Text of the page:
By Jake Rossen
By Jesse Marx
By Michelle LeBow
By Alleen Brown
By Maggie LaMaack
By CP Staff
By Jesse Marx
Tony Brown and I first knew something was wrong in the middle of a scene when most of the actors who were supposed to enter stage right entered from stage left instead. It wasn't until we exited to change costumes that we were confronted with the backstage reality of this evening's performance. All the actors were furiously waving their hands in front of their faces while trying to prepare for the next scene. Backstage smelled worse than a men's room in the New York subway. It was close to the smell we once encountered at an outhouse in Yugoslavia!
Backstage was a madhouse of actors running around, hands over noses, moving costumes from stage left to right, quickly redesigning the show to avoid the culprit actor at all costs. To this day I can honestly say that I have never been backstage with a more dedicated group of artists than the group that was willing toward the end of the show to submit themselves to getting under a thick black piece of fabric with the notorious energy-bar consumer. What generosity, what bravery, what artistry!
Out of the Pan, Into the Fire
I was doing Escape From Happiness with the Bald Alice Theater Company, and I was onstage playing this crazy mother. Dale Pfeilsticker was onstage, tied to a chair--I don't think I had gagged him yet. Another character was threatening him angrily. She picked up a frying pan to threaten him further, while I was standing there, just wiping down the table.
Meanwhile, Dale's father was in the audience, and he cried out, "Jesus! Dale, look out! She's got a frying pan!" Fortunately, my character was able to turn upstage, so that the audience couldn't see me laughing.
Choked With Emotion
The best story I can give you is about the time that one of our audience members tried to strangle one of our actors. It was during a run of our interactive show Success! Now It's Your Turn, which was at Patrick's Cabaret in January and February of 2000. Audience members were part of a corporation called IHT (International Hoses and Tubes). They had to unravel a mystery which involved an insane CEO (played by actor Tim Jopek) who went around confiding to his stapler about his plans to blow up headquarters. Audience participants had to find out what was going on, disengage the four bombs, and bring the CEO to justice.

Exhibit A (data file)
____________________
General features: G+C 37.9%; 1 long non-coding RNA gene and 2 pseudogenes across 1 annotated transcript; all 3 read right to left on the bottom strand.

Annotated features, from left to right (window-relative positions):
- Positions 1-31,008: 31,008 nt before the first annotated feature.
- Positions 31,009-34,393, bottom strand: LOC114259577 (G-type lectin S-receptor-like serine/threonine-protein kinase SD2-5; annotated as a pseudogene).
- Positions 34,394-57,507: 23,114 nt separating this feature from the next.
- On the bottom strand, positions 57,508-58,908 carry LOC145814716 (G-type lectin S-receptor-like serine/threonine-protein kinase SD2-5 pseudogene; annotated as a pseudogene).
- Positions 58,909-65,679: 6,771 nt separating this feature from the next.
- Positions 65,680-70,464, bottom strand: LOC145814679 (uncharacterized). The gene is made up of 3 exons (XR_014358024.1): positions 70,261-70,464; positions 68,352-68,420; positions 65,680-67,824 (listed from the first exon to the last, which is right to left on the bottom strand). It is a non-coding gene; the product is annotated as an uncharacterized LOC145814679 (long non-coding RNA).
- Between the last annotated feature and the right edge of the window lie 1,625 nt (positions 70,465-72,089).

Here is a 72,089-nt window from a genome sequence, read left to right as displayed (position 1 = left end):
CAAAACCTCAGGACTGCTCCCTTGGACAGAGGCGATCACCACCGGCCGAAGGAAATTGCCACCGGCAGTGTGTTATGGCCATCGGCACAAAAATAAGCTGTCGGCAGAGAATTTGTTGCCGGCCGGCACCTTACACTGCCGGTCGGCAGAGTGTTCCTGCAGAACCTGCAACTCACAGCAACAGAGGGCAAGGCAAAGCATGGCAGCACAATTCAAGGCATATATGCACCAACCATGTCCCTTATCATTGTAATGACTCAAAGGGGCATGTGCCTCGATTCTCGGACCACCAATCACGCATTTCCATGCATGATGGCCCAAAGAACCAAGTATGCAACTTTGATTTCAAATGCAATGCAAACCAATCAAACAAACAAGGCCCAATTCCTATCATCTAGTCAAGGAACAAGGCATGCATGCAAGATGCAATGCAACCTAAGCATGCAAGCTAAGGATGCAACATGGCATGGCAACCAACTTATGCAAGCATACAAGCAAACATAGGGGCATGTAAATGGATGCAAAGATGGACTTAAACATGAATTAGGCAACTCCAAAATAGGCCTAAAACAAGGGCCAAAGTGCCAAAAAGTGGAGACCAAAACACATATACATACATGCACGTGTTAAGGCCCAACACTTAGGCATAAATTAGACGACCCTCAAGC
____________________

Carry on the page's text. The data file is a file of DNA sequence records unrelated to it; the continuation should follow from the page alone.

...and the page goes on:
Unfortunately, one of our audience members had had too much to drink before he came, and at the moment of truth actually leapt up onto Tim's back and wrapped his arms around his throat. Now, Tim is no shrimp--sort of a John Goodman type--and the audience member was a short, wiry man in his 60s. Tim's eyes bulged with surprise and he turned around a few times, with this little guy hanging fire off of his back. All the performers were sort of nonplussed for a split second at the bizarre behavior, until we realized that Tim could be in actual danger. We all moved in on them at once and managed to disengage him. Somehow we worked it into the plot. I still feel like we haven't bought Tim enough beers to make up for that evening.
Galumph Performance Troupe
Love's Labors Lost
A short story from Tony 'n Tina's Wedding: A couple was "in the act" on a stack of chairs on the theater's lower level when the show was over. Cast member Greta Grosch went over to them and said "Zip it up, kids. You can't do that here."
Hey City Theater
One Hundred Beautiful Actors and Three Ugly Ones
When the theater opened, we had a huge indoor parade to mark the event, featuring belly dancers, puppets, stilt walkers, indoor fireworks, the whole nine yards. One of the "acts" was a live appaloosa horse, and in Minneapolis you have to get a permit to have a horse inside the city limits.
So I trekked off north of downtown to the dog pound to get the permit from a kind man who had come here from Hawaii, so he obviously had a sense of humor. He, however, had to call another office to get permission, saying in a booming voice, "I need to get a live horse permit for Theatre de la Jeune Lune. They need it to open their theater in the Warehouse District."
A long pause.
Then, "No, not Déjà Vu! Theatre de la Jeune Lune!"
So much for name recognition....
Theatre de la Jeune Lune
The White Man's Burden
Three years ago I drove out-of-town actors to and from rehearsals and performances at the Lab in the Guthrie van. One day, an actress climbed into the front seat of the van, slammed the door, pointed a finger in my face and said, "You do not know how lucky you are to be white and male and living in this country!" I proceeded to shut up and drive while she vented (not diva-style; she just needed to vent) and when we arrived at the Lab, she opened the door, stepped out, turned back to me and said, "And just remember: The best person never gets the part!" She paused, then added, "Nine times out of ten!" slammed the door again and walked into the Lab.